Medicare Part C (Medicare Advantage)
A type of Medicare health plan offered by a private company that contracts with Medicare to provide you with all your Part A and Part B benefits.
Medicare Advantage Plans include Health Maintenance Organizations, Preferred Provider Organizations, Private Fee-for-Service Plans, Special Needs Plans, and Medicare Medical Savings Account Plans.
If you’re enrolled in a Medicare Advantage Plan, most Medicare services are covered through the plan and aren’t paid for under Original Medicare.
Most Medicare Advantage Plans offer prescription drug coverage
Medicare Part D (Prescription Drug Coverage)
Medicare Prescription Drug Plans are stand-alone drug plans that add prescription drug coverage to Original Medicare. Prescription Drug Plans assist with the cost of prescription drugs, vaccines, and some medical supplies not covered by Medicare Part A and Part B.
Part D was designed to aid people with Medicare, lower their prescription drug costs and to protect against future costs. This prescription drug plan will allow you to have access to medically necessary drugs. Except for certain situations, you should enroll in Part D when you first become eligible to avoid penalties.
Keep in mind some Part D plans have a coverage gap (or the “donut-hole”). This means that after you and your plan have spent a certain amount of money for covered drugs; you have to pay all costs out-of-pocket for your drugs up to a limit.
Your yearly deductible, your coinsurance or copayments, and what you pay in the coverage gap all count towards this out-of-pocket limit. The limit doesn’t include the drug plan’s premium.
Each Medicare Prescription Drug Plan has its own list of covered drugs (called a formulary). Many Medicare drug plans place drugs into different “tiers” on their formularies. Drugs in each tier have a different cost.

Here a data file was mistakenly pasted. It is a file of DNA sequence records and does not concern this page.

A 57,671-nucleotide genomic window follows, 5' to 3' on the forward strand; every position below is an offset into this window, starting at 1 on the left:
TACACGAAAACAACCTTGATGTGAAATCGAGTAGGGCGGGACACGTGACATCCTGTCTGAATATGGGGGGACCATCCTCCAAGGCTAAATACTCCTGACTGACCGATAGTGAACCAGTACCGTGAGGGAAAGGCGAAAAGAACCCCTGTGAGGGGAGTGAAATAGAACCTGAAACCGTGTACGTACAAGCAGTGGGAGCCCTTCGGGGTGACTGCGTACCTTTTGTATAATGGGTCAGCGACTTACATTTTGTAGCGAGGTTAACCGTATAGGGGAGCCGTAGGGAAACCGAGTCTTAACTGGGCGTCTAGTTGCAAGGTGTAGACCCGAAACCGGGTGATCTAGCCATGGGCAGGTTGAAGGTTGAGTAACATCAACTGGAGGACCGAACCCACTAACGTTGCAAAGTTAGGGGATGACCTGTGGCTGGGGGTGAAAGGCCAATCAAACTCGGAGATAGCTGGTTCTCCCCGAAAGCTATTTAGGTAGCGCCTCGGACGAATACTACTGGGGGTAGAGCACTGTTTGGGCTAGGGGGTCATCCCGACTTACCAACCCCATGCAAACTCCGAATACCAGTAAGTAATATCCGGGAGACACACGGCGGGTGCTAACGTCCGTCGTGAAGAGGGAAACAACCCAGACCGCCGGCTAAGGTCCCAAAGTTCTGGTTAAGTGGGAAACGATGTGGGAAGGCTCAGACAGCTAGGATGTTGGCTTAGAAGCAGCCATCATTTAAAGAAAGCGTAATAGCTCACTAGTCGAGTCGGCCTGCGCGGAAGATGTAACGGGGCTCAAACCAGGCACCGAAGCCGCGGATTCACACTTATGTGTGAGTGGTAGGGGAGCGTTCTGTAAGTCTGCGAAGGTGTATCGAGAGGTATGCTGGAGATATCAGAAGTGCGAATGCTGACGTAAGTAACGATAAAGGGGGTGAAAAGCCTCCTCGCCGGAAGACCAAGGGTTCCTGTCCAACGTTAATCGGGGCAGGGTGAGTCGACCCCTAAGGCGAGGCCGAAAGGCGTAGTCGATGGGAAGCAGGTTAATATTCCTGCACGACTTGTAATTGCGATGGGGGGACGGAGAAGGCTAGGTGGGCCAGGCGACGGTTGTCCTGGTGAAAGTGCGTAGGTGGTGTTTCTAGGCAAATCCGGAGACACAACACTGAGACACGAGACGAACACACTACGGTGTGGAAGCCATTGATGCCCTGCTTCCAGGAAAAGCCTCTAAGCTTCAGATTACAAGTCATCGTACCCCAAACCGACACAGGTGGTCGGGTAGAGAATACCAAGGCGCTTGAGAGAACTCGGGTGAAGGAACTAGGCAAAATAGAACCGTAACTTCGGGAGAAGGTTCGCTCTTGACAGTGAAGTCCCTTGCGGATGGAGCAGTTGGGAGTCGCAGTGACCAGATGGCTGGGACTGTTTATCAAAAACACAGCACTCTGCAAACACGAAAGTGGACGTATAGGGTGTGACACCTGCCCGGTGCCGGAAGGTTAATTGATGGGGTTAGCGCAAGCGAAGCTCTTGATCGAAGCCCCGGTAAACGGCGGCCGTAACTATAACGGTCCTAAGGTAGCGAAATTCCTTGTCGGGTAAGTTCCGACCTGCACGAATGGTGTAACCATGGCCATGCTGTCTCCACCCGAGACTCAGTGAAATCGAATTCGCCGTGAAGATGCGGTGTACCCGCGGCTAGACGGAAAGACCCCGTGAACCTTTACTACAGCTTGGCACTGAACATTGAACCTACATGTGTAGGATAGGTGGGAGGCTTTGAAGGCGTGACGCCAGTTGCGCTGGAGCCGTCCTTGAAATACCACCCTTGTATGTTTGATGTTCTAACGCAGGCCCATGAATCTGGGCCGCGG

A drug in a lower tier will generally cost you less than a drug in a higher tier. In some cases, if your drug is on a higher tier and your prescriber thinks you need that drug instead of a similar drug on a lower tier, you or your prescriber can ask your plan for an exception to get a lower copayment.
Provide your Medicare card, Prescription Drug Plan Card, and a Photo ID. If you are eligible for both Medicare & Medicaid, you will want to provide proof of your enrollment in Medicaid as well.
If you need to go to the pharmacy before your membership card arrives, you can use any of these as proof of membership:
- The acknowledgement, confirmation, or welcome letter you got from the plan.
- An enrollment confirmation number you got from the plan, and the plan name and phone number.
- A temporary card you may be able to print from MyMedicare.gov.
If you don’t have any of the items listed above, your pharmacist may be able to get your drug plan information if you provide your Medicare number or the last 4 digits of your Social Security Number.
If your pharmacist can’t get your drug plan information, you may have to pay out-of-pocket costs for your prescriptions. If you do, save your receipts and contact your plan to get your money back.